DECLARE @ROWCOUNTER AS INT;
SET @ROWCOUNTER = 903843;
WHILE @ROWCOUNTER != 0
DELETE TOP (1000)
OUTPUT DELETED.[ITEMNMBR], DELETED.[CURNCYID], DELETED.[PRCLEVEL], DELETED.[UOFM], DELETED.[TOQTY], DELETED.[FROMQTY], DELETED.[UOMPRICE], DELETED.[QTYBSUOM], DELETED.[DEX_ROW_TS] INTO IV00108_History
WHERE PRCLEVEL IN ('LIST');
SET @ROWCOUNTER = @@ROWCOUNT;
--select * from iv00108_history
Create a history table with the same schema as the live table (might want to remove the indexes to keep size down).
Use the above script, supplying the price list name to move the prices from the live IV00108 table to the new custom table IV00108_history.
This moves the records in batches of 1000 to keep the transaction locking under control in the database. If too much information is locked (selected) we start going from row locks to page locks into table locks. Performance goes at and users start to complain at that point. The price table has three million rows in it so this is a wise precaution.
Quality and finance audits
In your annual audits, as a software manager the question always crops up of how is work in progress protected? All the project source code is normally safely locked away in team foundation server. The Team Foundation Server is in turn backed up and backup shipped off site. What about drive failure on the local developer machine? Normally hours or days of work could be lost since the last check was performed!
My answer to this is to use Auto Shelve extension and a weekly machine backup of my development machines.
Auto Shelve protects work loss from drive failure since last checkin
Auto shelve is a Visual Studio extension that periodically & automatically shelves your pending changes into source control as you work. It does this in background and so has minimal impact. Should my SSD drive fail catastrophically, work since my last check in will have been preserved in a shelf set in the team foundation server.
After setting it up, Auto Shelve keeps overwriting the shelf set with the latest pending changes. After using it for some time now I can say it is effortless backup and I love it. I will love it even more when the day comes that I have a disaster on my hands.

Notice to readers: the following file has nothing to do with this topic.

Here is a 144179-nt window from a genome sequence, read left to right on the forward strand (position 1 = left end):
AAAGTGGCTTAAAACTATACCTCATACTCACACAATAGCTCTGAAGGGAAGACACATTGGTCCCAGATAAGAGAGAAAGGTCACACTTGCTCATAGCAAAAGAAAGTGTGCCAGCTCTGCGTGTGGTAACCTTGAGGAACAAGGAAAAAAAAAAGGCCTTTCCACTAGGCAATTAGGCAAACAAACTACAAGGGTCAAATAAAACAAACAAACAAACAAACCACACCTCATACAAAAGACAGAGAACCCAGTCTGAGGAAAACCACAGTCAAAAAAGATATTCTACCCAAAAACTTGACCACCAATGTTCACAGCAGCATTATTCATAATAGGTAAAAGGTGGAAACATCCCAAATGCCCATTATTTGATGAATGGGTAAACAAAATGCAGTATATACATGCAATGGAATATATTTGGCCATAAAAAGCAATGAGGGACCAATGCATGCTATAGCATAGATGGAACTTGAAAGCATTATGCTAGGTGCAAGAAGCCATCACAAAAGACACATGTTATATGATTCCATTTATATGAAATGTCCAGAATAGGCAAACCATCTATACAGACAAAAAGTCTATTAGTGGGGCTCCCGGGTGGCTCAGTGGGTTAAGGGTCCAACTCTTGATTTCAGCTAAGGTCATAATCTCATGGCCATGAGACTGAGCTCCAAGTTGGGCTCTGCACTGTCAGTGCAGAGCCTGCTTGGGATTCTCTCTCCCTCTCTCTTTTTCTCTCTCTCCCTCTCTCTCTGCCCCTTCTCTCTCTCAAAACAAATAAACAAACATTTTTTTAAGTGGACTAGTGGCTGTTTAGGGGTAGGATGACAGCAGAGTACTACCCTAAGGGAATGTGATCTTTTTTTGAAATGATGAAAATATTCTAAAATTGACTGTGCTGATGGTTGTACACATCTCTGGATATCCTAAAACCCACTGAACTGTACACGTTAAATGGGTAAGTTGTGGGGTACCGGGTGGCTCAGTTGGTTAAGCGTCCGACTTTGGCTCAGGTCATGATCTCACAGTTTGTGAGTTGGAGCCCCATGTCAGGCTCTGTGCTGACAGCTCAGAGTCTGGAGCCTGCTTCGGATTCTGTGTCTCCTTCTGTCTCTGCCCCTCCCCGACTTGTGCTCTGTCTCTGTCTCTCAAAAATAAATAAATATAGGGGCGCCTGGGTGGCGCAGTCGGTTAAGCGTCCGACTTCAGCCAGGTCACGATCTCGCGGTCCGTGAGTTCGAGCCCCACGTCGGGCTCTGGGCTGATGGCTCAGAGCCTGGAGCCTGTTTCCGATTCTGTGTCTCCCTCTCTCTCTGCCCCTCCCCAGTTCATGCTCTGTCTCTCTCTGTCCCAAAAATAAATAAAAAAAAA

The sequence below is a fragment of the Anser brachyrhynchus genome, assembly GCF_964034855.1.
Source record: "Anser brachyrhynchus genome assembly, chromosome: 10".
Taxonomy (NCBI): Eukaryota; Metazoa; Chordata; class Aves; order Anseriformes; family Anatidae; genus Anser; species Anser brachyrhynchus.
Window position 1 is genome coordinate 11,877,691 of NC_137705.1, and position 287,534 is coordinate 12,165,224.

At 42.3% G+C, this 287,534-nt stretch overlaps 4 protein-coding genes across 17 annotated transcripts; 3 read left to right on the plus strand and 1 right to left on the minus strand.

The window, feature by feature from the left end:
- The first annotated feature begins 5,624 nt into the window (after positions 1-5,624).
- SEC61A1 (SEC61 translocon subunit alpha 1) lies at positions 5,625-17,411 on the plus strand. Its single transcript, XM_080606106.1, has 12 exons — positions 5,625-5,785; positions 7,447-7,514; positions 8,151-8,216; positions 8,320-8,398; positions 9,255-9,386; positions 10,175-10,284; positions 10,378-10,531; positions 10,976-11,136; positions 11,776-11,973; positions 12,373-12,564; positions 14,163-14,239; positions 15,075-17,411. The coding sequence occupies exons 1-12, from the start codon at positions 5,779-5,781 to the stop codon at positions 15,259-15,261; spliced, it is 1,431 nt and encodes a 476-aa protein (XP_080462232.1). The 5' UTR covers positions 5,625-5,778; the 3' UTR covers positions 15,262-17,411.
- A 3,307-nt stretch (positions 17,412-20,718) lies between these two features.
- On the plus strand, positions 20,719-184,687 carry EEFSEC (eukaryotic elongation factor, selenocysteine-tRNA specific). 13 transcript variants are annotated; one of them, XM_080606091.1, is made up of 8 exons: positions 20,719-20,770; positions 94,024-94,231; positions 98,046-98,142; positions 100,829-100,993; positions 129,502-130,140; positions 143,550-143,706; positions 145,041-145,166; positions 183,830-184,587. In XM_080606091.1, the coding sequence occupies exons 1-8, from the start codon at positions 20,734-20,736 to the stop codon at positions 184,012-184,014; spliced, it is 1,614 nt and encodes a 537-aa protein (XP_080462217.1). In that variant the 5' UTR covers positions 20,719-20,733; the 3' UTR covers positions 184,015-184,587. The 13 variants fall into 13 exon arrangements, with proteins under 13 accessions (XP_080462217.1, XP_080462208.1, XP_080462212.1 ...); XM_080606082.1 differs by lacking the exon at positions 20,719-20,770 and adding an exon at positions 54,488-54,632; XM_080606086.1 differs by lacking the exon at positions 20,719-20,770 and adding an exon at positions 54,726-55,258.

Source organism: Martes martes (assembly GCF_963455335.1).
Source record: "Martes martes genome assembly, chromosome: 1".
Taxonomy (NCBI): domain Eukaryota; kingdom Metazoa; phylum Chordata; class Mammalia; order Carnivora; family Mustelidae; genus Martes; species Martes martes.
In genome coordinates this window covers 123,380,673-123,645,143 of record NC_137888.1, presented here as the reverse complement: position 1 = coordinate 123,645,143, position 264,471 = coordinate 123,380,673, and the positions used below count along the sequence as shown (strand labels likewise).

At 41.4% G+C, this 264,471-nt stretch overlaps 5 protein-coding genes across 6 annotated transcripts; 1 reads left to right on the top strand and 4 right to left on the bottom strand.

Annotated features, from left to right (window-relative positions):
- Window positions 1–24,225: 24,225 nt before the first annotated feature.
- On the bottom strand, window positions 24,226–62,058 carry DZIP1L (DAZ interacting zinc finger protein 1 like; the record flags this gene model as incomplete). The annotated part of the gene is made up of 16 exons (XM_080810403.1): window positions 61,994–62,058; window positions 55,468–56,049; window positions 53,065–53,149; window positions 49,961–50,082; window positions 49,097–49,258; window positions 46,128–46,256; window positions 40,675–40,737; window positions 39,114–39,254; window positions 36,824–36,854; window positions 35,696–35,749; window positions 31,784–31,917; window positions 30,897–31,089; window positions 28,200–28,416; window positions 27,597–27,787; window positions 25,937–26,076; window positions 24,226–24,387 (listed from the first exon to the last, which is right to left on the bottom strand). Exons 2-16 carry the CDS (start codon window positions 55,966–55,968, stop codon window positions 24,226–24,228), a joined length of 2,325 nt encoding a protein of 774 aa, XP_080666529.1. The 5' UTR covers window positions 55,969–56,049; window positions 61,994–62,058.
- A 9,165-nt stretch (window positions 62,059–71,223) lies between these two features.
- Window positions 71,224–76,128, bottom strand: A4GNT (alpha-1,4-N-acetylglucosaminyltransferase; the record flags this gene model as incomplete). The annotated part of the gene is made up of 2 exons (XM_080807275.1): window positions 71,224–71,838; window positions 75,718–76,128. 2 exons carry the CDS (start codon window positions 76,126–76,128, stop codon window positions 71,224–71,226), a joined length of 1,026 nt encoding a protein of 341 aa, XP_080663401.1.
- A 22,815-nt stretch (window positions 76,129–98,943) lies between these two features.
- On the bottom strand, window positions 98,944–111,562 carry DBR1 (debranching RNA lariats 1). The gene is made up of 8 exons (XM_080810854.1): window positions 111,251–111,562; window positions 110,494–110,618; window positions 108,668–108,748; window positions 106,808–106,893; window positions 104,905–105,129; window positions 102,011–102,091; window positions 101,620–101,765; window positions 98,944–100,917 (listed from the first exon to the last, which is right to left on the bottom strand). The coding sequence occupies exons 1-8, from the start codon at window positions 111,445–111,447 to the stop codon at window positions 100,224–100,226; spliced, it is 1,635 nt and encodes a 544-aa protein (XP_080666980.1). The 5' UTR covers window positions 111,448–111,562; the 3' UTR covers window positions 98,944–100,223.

Install it through Tools>>Extensions and Updates
Search on the online node to the left, for autoshelve and install.
Go to the settings to set up your shelf set name and the frequency of shelving.
This is a polished Excel document that you can point at your Dynamics GP database and get dashboard information presented in a nice interface.
See this post here Analytics For Dynamics GP – BI Solution From Mark Polino (DynamicAccounting.Net) #MSDYNG
Looking at the dashboard got me thinking, I really struggle with dashboards, I guess I worry about what the summaries are hiding, desire to see more, but then they are useful for some KPI measurements, early high level warning signs too.
Personally with 30,000+ customers and similar number of products, typical dash boards need to take a different shape, so its not for me, but great to see for others who may find it useful especially where you have less customers and products to keep tabs on than we do.
Now back to my power pivot and DAX – loving the BI experience in office 2013!
AND 1 = CASE
WHEN @IncludeFreight='Y' THEN 1
WHEN (ItemNumber NOT LIKE '9898%') AND (ItemNumber <> 'FREIGHT') THEN 1
The above is an snippet from a “catch all” query, I uncovered it in one of our reporting SQL statements it, was declared “WITH RECOMPILE” as it should, on order to properly optomise, but the query was refusing to finish executing on the 4.5million rows in the table involved. It lots of IO wait states on our table.
It seems that the query optomiser just couldn’t handle the case in the where clause with parameters.
Changed it to the following and it executed in seconds.
AND ( @IncludeFreight='Y'
OR (@IncludeFreight='N' AND ItemNumber != 'FREIGHT' AND ItemNumber NOT LIKE '9898%'))
Most of the theory behind this behaviour can be seen in this article: http://sqlinthewild.co.za/index.php/2009/03/19/catch-all-queries/